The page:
I arrived from Frankfurt on Monday night. It was Halloween. I was so beat from the flight, and the past couple months, that I unpacked and crashed.
The week starts slow, and builds up. Such is the life in the most important week in the world of marathoning in North America.
It wasn’t always this way. But, the NYRR is thriving, and is a lesson for other parts of our sport.
We live in a world fraught with constant change.
For many years, running stayed above the fray, but no longer.
After fifteen plus years of two digit growth, run specialty is in a continuing flux. This last year showed decreases for many in the 10-12 percent range, plus losses for several of the iconic brands. FinishLine announced that their attempt to run Jackrabbit as a large RSG group has failed and FinishLine is trying to sell the morphed group of stores. Lesson there: Run Specialty is about the personal service, and educated staffs. JackRabbit had problems trying to determine what it was, and FinishLine sure did not have a handle on where to take some of the finest running stories in the country.
Running is continuing to grow, but there are definite changes. Run Specialty stores, those small chains and individual stores number around 600 now. The stores that are not good businesses will, unfortunately be sold or close. Some will continue to survive, hobbling along.
Local communities have been charging for police, EMT and other municipal staffing for some years. The charges are going up around the country, and this will mean, for some smaller races, a time to end. The big race series are nearly all seeing drops in participation. Why is that? Is it a drop in charity running participation? Is it because the marathon is now off many bucket lists?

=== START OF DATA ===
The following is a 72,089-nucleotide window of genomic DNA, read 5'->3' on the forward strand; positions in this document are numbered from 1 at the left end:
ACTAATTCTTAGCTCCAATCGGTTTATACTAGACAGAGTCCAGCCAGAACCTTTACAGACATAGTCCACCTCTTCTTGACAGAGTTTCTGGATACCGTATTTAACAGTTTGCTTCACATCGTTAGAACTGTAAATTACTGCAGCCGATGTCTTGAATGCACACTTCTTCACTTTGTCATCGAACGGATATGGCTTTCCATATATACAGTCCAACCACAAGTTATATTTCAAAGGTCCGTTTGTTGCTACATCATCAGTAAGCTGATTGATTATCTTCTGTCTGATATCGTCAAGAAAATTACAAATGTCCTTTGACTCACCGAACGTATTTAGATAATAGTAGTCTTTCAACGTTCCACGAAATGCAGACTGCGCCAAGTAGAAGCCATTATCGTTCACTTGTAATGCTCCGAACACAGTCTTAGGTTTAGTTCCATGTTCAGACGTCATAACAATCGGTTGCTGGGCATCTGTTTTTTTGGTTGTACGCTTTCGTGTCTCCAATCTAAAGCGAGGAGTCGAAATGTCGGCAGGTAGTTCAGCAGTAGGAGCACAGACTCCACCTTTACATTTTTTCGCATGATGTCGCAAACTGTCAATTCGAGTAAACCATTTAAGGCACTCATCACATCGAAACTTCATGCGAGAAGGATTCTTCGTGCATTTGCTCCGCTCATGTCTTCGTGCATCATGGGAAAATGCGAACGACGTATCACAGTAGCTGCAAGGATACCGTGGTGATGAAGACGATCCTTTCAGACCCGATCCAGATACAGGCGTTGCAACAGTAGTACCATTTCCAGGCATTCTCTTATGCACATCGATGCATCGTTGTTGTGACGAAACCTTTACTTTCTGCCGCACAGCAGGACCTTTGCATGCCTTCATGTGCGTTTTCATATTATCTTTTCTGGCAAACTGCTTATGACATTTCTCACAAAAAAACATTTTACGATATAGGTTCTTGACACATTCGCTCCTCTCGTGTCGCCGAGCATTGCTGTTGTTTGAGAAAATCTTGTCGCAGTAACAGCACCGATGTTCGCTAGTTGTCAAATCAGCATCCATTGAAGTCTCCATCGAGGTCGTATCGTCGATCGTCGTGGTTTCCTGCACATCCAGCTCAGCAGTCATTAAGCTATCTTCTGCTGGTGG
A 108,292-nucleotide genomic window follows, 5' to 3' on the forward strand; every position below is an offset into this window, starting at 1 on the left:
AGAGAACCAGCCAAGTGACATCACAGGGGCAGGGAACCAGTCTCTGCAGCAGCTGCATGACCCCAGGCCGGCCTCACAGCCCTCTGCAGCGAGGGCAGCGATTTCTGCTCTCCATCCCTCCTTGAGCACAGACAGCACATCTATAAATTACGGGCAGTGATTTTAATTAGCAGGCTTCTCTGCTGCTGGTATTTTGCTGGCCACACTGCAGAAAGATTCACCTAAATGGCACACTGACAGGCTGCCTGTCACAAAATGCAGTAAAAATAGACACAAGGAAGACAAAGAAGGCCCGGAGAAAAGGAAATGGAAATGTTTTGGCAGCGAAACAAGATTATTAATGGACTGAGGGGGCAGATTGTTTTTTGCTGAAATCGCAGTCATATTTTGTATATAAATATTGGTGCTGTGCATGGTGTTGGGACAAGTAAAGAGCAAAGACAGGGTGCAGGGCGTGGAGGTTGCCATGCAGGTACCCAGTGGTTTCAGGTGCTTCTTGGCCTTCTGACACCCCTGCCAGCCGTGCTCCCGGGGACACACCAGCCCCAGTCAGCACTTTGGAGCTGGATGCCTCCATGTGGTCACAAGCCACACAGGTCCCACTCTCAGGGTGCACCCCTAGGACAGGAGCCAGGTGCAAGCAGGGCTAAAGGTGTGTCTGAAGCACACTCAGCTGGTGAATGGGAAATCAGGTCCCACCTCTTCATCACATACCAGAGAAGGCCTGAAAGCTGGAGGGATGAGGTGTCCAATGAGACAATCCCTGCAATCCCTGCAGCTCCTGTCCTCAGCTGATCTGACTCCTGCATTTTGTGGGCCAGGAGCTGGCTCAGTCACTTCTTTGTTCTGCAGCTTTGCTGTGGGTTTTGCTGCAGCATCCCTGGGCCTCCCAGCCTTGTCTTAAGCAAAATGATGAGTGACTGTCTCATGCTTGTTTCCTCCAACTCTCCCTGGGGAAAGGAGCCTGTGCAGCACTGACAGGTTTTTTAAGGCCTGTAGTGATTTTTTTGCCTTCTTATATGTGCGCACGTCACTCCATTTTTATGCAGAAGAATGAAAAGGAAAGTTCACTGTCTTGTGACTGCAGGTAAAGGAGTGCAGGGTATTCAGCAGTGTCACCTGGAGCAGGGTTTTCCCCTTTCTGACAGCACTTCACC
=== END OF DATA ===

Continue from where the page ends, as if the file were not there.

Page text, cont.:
There are always exceptions to the rule. Running stores that make it have the relationships with the community. Local running magazines that make it have the relationships with the community. Running brands that continue to thrive in such environments have strong relationships with the local communities, local running stores, running media and the sport.
The easiest way to respond, for some, is to put their head under the sand. Brands that have done that begin to cut back, first on advertising and marketing, then staffing, then local support, and they wonder where their business went.
An amazing case in point on how to grow in times of change is the New York Road Runners Club. After having nearly every major brand make a bid on their race, they signed a ten year deal with New Balance that is much, much more than the traditional race sponsorship. NB is supporting the NYC Marathon, but also a program to build to a million NYC area children running, an official footwear and apparel branding program for NYC Marathon, plus a year long support program for many of the New York area’s races. Giving New Balance such branding view in the Big Apple is hugely important to the brand. New Balance has battled over the past six years to rebuild its entire line of footwear and the product is recieving kudos from those in the run specialty business as well as key observers of the business.
But how does this get accomplished? The New York Road Runner’s Club, under the thoughtful eyes of Michael Capiraso and Peter Ciaccia, has grown and prospered over the past year, when they took over from Mary Wittenberg, who left to go to Virgin Sports. Capiraso and Ciacca are men of boundless energy and enthusiasm, and their rise to the Co-Presidency of the NYRR is a tribute to the long time vision of the NYRR Club and George Hirsch, the Chairman of the board. Capiraso and Ciaccia came from within the organization, and their insider knowledge, plus their genuine management abilities allow them to present a professional, thoughtful approach to managing a thriving club with many sponsors and many moving parts.
American companies, to make a grand generalization, do not take much time to develop managament succession and transition plans. The message given by NYRR when Mary Wittenberg left, was that the club was in good hands with Capiraso and Ciacciaa, and that was the right message to broadcast. In her speech while she accepted the Abebe Bikila award on Thursday, Mary Wittenberg noted how proud she was of the transition with Michael Capiraso and Peter Ciaccia.
The NYRR leadership change shows a sport growing up. The more professional segments of our sport and business become, the more doors open on the global stage.
Over the next week, I will provide a nightly column on observations on the business of the sport, and some of my thoughts on where the sport is going, and how the sport will handle the inevitable changes that are coming…